Sunday, March 26, 2006

I am home from Cape Town. I worked harder than I ever have in my life. We had a lean group managing the event and pulled 13+ hour days. I did a little of everything needed since the classes I was managing didn't take place until the latter part of the week. The first day I was an "Oscar Girl", presenting awards to people on stage in front of 1,000 people. The whole time, my mother's voice was in my head saying "shoulders back, stand up straight" as I have a tendency to slouch. Another day, I was a microphone runner in an auditorium, so I was up and down stairs for about 6 hours straight. I did squeeze in fun evenings with my husband and his colleagues. The weather in Cape Town was 70s/50s with a fresh ocean breeze us as we sat poolside drinking mind-blowingly good South African wine.

Cape Town is famous for its cuisine, particularly its seafood. The first night I dined at On the Rocks in Blouberg, a surf and turf restaurant which had a spectacular view of Table Mountain and Robben Island at sunset. Another night we dined at one of Rachael Ray's favorite restaurants, Pigalle, an amazing seafood and Portuguese supper club with a band playing everything from jazz standards to Lionel Richie. It was one of the most memorable dining experiences that I've ever had in that the service was flawless, the food delicious (click here for their menu.) Their Malva Pudding was a religious experience and I cannot stop thinking of their venison (springbok) carpaccio. The langoustines and prawns we ate were larger than our plates.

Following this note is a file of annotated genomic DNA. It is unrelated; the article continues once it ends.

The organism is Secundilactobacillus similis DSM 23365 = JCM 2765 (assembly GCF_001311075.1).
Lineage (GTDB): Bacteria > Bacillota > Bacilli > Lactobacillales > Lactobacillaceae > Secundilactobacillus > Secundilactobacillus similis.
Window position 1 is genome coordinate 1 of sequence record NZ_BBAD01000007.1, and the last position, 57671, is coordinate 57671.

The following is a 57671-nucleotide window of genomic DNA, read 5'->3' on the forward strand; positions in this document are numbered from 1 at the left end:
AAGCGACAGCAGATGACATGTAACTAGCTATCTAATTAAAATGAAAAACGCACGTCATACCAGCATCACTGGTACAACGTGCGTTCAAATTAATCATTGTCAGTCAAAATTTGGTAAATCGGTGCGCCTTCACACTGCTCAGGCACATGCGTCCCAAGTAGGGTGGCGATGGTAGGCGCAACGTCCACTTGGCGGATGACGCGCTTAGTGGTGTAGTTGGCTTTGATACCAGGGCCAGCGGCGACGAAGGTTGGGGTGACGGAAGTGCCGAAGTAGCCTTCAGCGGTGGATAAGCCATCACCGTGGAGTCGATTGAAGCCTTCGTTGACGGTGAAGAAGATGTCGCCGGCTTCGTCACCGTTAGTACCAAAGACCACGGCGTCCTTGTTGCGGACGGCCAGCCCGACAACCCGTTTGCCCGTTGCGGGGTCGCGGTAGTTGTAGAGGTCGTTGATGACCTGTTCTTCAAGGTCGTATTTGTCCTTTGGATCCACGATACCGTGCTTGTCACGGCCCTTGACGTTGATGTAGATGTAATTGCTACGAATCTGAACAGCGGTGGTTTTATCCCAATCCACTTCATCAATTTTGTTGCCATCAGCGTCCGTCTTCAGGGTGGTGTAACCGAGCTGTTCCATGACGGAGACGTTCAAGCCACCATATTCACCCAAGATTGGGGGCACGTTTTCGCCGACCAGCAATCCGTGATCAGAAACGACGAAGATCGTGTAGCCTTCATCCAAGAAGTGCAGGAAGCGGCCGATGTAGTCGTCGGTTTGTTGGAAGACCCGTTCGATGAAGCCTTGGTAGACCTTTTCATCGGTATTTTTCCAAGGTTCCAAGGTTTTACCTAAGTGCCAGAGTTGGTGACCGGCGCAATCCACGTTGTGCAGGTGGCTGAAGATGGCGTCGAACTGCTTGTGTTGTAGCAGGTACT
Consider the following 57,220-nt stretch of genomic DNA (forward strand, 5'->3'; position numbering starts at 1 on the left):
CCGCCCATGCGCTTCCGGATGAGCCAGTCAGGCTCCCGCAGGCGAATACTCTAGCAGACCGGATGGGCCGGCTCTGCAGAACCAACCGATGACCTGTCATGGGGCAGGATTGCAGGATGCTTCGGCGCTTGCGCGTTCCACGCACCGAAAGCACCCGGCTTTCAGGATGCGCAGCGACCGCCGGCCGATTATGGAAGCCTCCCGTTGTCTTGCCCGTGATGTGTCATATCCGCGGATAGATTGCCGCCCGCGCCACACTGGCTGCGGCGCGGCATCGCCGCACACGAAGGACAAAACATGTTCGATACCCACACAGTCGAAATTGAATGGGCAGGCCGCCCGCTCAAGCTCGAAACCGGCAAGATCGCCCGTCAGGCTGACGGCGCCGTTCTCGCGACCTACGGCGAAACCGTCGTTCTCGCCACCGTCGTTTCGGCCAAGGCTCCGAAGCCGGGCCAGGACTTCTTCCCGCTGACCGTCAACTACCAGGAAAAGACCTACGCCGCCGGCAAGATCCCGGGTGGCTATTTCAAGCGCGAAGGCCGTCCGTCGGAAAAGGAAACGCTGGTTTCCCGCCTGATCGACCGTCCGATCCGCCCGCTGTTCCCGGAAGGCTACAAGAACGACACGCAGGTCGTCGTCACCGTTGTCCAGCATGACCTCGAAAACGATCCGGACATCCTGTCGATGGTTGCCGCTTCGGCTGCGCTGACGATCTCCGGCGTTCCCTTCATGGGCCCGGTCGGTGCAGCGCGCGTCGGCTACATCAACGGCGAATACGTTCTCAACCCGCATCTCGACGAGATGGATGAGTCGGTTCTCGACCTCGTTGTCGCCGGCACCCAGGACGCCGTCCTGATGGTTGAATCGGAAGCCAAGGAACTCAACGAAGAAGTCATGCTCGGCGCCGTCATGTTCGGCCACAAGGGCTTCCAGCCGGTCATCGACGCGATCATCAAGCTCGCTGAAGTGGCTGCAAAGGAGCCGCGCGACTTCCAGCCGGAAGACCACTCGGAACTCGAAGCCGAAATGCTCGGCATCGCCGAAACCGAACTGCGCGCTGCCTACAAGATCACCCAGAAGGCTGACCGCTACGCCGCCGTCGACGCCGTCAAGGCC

A highlight of the conference was our guest speaker, Archbishop Desmond Tutu. He told stories of Apartheid South Africa and the tests used to determine race, such as the "pencil test" where if a pencil was placed in someone's hair and fell out, they were classified as "white" and if it stuck, then they were considered "coloured" (mixed). He also told us of the "pin prick test" where someone would sneak up on you and stick you with a pin and the way you shrieked would determine your race. Children who had darker skin or frizzy hair could be classified in a different ethnic group than their white families, causing the families to be split apart.

My last two days were spent touring the city and Robben Island. I have photos on Flickr.

The very best part about being on a trip is coming home. My sweet little boy was always on my mind and I was so happy to see him again. It was great to be able to hang out with him again. One of the first things he asked me was, "Mommy, you came back? You came back to me from Africa?" Here he is in his "damn, it's hard to be a gangsta" pose wearing a pink and lavender party hat and blue cammos. I just love that kid to pieces.

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